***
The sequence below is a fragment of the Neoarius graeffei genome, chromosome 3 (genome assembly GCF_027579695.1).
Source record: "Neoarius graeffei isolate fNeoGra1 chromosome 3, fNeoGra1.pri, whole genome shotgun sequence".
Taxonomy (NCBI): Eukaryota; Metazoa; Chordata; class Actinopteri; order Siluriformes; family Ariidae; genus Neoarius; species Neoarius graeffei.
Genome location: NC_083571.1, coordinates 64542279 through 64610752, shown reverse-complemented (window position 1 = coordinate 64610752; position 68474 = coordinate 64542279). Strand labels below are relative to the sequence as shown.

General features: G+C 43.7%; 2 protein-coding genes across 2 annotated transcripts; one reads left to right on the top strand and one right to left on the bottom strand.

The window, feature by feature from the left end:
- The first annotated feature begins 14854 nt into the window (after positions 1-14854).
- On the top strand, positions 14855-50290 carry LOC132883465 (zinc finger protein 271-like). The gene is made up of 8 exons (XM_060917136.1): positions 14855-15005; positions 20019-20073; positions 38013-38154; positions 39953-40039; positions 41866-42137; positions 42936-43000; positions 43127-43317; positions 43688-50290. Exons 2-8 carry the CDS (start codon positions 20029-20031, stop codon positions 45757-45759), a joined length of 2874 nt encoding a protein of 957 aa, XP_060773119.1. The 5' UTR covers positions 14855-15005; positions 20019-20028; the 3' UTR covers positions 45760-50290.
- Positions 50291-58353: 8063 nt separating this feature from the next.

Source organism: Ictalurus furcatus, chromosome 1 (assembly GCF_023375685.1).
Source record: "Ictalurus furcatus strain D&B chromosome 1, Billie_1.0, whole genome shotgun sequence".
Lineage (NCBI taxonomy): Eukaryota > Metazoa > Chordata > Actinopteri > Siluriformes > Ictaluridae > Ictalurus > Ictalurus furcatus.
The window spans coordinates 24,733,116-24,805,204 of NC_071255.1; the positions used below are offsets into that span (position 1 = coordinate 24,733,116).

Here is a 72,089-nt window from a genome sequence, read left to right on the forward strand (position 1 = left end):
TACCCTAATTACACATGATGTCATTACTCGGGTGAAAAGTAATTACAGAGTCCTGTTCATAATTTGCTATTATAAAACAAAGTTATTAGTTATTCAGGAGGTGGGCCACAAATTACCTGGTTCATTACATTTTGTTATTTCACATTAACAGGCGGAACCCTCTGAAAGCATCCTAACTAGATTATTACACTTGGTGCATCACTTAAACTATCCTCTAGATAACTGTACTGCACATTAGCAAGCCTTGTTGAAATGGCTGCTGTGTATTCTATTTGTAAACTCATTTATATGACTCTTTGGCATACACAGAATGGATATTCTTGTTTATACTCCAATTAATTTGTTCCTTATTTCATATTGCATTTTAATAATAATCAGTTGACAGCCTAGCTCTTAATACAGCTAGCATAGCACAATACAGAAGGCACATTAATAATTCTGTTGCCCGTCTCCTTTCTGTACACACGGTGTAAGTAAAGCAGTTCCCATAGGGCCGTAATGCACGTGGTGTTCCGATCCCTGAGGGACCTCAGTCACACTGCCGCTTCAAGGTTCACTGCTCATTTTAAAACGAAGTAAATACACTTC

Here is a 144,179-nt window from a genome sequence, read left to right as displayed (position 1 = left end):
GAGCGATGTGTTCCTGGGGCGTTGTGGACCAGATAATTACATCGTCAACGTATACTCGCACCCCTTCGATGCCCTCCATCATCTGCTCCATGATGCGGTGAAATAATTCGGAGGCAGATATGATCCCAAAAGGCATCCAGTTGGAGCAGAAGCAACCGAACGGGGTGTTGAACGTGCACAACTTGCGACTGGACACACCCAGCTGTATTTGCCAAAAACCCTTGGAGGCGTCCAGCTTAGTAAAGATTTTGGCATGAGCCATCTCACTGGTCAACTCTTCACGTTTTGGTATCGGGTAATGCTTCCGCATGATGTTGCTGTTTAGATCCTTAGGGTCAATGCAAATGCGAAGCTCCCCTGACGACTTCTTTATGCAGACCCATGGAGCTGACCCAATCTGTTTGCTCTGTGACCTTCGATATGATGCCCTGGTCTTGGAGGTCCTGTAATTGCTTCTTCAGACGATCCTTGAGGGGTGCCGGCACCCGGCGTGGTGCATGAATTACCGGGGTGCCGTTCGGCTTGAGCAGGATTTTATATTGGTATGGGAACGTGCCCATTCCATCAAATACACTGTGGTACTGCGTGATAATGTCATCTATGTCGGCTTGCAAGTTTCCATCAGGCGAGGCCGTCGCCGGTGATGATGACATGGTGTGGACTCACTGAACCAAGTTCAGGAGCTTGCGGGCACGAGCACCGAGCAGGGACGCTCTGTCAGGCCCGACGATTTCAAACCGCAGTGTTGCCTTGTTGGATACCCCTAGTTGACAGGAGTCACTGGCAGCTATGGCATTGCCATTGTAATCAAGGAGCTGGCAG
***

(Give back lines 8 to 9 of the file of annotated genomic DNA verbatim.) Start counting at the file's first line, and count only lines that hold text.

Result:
- On the top strand, positions 14855-50290 carry LOC132883465 (zinc finger protein 271-like). The gene is made up of 8 exons (XM_060917136.1): positions 14855-15005; positions 20019-20073; positions 38013-38154; positions 39953-40039; positions 41866-42137; positions 42936-43000; positions 43127-43317; positions 43688-50290. Exons 2-8 carry the CDS (start codon positions 20029-20031, stop codon positions 45757-45759), a joined length of 2874 nt encoding a protein of 957 aa, XP_060773119.1. The 5' UTR covers positions 14855-15005; positions 20019-20028; the 3' UTR covers positions 45760-50290.
- Positions 50291-58353: 8063 nt separating this feature from the next.